Zellweger spectrum disorder (ZSD) is a group of conditions that cause individuals to produce either a reduced amount of functional peroxisomes or no functional peroxisomes at all. Peroxisomes help break down and manage toxic substances inside a person's cells. If the peroxisomes are not working, and cannot break down the toxic substances, they will build up in the cell causing damage to the cell.
Genetic changes in at least twelve genes cause ZSD and can cause varying severity of the condition. Individuals with the most severe form of ZSD have Zellweger syndrome and typically present early in infancy with symptoms such as poor muscle tone (hypotonia), distinctive facial features, feeding problems, hearing and vision loss, and seizures. Individuals with neonatal adrenoleukodystrophy (NALD) or infantile Refsum disease have various symptoms that are less severe and that do not develop until late infancy or early childhood.
Individuals with Zellweger syndrome sadly do not survive past the first year of life. Individuals with NALD survive into childhood, and those with infantile Refsum disease may survive to adulthood. Treatment for ZSD is focused on management of the symptoms.
As humans we have about 23,000 genes. These genes are like tiny instruction manuals that influence our health, growth and development. We inherit half of our genes from our biological mum and the other half from our biological dad. These genes are lined up on structures called chromosomes. Most of us have 23 pairs of chromosomes. The first 22 pairs are called autosomes and for the most part - these are the same among men and women. The 23rd pair determine our sex - two X chromosomes for a female and one X and one Y chromosome for males.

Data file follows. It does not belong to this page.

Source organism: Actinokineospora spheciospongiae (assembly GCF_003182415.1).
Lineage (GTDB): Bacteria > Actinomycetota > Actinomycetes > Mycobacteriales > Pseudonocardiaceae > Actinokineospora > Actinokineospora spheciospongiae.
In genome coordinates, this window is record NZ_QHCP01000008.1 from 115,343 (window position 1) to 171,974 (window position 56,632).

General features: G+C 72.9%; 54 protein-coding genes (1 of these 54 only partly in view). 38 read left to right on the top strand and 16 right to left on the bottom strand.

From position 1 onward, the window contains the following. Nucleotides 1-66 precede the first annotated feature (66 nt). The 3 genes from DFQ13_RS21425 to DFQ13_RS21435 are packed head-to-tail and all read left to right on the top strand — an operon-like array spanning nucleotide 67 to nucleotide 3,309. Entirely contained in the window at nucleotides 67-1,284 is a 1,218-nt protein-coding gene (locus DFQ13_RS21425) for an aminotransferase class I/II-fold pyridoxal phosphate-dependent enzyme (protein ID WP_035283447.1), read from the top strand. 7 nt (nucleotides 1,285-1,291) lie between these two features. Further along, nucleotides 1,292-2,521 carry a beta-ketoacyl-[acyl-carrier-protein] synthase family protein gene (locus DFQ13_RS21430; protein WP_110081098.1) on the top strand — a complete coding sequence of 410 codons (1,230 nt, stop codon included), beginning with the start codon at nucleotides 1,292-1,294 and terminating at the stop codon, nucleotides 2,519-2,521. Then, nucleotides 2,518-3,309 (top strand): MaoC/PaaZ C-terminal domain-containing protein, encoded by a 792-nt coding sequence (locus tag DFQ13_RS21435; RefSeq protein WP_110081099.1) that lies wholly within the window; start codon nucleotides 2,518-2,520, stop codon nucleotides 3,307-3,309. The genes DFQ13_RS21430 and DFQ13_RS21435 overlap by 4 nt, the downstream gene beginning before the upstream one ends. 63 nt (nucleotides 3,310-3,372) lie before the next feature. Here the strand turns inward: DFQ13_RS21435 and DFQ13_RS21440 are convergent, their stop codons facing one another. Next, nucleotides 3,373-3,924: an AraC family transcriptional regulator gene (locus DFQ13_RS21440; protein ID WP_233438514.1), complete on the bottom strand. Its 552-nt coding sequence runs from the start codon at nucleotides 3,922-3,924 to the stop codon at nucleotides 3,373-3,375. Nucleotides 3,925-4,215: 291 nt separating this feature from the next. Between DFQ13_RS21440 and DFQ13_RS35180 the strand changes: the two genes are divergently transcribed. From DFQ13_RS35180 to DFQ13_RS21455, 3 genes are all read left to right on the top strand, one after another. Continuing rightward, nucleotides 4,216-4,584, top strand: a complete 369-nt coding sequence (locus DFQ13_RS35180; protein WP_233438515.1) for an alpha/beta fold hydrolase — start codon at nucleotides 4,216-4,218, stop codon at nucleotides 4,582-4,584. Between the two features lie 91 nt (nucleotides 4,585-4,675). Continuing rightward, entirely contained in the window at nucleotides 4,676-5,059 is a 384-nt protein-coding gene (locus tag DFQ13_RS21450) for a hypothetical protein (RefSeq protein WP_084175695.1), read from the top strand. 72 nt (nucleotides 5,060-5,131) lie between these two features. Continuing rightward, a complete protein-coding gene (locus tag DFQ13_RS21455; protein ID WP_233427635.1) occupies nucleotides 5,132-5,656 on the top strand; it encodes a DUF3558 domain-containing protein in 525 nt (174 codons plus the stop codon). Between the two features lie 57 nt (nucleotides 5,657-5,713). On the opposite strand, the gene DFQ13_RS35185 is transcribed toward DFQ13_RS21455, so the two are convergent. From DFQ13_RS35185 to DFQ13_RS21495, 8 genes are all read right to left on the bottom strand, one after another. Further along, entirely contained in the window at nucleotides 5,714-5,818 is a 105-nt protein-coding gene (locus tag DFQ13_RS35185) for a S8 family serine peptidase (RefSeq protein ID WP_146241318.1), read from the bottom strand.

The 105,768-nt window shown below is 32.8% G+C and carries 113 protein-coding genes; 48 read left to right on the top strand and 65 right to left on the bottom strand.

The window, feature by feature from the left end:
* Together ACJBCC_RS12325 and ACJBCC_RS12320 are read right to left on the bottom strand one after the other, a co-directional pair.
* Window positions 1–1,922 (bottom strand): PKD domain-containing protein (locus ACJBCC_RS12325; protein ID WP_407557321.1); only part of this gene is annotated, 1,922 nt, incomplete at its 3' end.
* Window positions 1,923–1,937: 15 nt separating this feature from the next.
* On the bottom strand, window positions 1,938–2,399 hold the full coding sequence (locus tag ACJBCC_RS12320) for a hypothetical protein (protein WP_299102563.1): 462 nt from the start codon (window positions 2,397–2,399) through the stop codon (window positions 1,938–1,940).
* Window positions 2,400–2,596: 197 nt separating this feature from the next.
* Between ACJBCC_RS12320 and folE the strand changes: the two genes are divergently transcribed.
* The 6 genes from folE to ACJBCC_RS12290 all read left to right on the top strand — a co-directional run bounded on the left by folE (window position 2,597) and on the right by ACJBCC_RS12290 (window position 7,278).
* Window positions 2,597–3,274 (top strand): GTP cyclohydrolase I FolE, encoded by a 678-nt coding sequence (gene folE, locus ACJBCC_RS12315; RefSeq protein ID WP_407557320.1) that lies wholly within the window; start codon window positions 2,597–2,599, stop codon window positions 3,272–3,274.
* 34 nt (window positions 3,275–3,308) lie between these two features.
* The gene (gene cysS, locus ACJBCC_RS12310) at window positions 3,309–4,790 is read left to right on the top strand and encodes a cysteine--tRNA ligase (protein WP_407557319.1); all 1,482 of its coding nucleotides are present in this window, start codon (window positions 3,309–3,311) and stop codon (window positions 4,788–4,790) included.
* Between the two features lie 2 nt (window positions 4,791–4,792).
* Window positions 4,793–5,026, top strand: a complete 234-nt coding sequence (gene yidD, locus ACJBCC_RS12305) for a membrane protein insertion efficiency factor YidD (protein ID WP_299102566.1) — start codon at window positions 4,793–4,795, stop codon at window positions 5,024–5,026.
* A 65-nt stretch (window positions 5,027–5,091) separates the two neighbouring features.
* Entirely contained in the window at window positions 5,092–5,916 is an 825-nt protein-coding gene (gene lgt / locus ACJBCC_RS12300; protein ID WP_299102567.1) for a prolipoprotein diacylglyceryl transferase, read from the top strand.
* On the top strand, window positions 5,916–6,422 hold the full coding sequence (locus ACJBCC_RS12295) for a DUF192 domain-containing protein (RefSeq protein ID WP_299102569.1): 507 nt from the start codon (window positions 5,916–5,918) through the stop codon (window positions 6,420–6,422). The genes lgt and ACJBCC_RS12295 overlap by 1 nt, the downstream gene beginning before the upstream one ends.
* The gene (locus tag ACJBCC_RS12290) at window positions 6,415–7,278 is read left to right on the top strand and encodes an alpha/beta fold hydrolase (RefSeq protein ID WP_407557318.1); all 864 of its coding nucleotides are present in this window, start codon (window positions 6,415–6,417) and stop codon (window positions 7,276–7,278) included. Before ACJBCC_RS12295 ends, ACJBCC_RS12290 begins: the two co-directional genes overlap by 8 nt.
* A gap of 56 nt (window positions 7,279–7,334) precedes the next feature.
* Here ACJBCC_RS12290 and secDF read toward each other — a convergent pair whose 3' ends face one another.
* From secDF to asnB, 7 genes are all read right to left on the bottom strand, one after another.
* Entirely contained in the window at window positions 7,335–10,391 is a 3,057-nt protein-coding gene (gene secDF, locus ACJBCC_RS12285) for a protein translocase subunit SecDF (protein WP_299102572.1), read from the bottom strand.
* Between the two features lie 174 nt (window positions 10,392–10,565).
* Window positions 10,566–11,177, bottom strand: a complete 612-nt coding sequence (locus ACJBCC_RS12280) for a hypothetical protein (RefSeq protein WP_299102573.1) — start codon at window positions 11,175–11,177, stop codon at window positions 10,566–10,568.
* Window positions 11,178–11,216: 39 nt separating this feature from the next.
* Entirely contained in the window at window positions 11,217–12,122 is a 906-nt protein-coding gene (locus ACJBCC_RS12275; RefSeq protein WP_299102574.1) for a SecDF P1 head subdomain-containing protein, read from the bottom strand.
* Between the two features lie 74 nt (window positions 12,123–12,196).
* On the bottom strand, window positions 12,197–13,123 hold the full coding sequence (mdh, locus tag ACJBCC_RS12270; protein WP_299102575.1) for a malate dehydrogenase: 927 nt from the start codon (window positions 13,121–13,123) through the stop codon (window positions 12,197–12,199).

Zellweger spectrum disorder (PEX12-related) is known as an autosomal recessive condition. For autosomal recessive conditions, if a person has a variation in one copy of their gene, they are a carrier. This means that they are healthy because they also have a working copy of the gene. But, they can still pass their non-working copy to their child.
If the other parent also happens to be a carrier of the same gene, there is a 25% (1 in 4) chance that they both pass this gene variation on to their child — and as such, have a child affected by the condition.
If both parents are carriers of Zellweger spectrum disorder (PEX12-related), there's a one in four chance that their children could develop symptoms.
Carrier testing is like a checkup for your genes. It tests to see if you carry a gene variation that could cause a serious genetic condition in your child. Eugene offers an inclusive genetic carrier screening panel that includes Zellweger spectrum disorder (PEX12-related), but there's a total 301 conditions that can be tested.
Eugene's carrier test is a clinical grade test that can be done from the comfort of your own home — it's just a saliva test. You're also paired with a genetic counsellor who provides mindful support and guidance every step of the way.Learn more about carrier screening
The biggest benefit of screening for Zellweger spectrum disorder (PEX12-related) is that it can help future parents understand their reproductive risk so they can be ready and empowered to make more informed decisions. If neither partner are carriers, it provides reassurance and peace of mind that the risk of having a child with a genetic condition is low.
Since 90% of children that have a recessive genetic condition like Zellweger spectrum disorder (PEX12-related) had no previous family history of it, it often feels completely out of the blue for the parents. Getting screened is a way to know this risk in advance, which can help familes manage or even prevent the condition in the first place.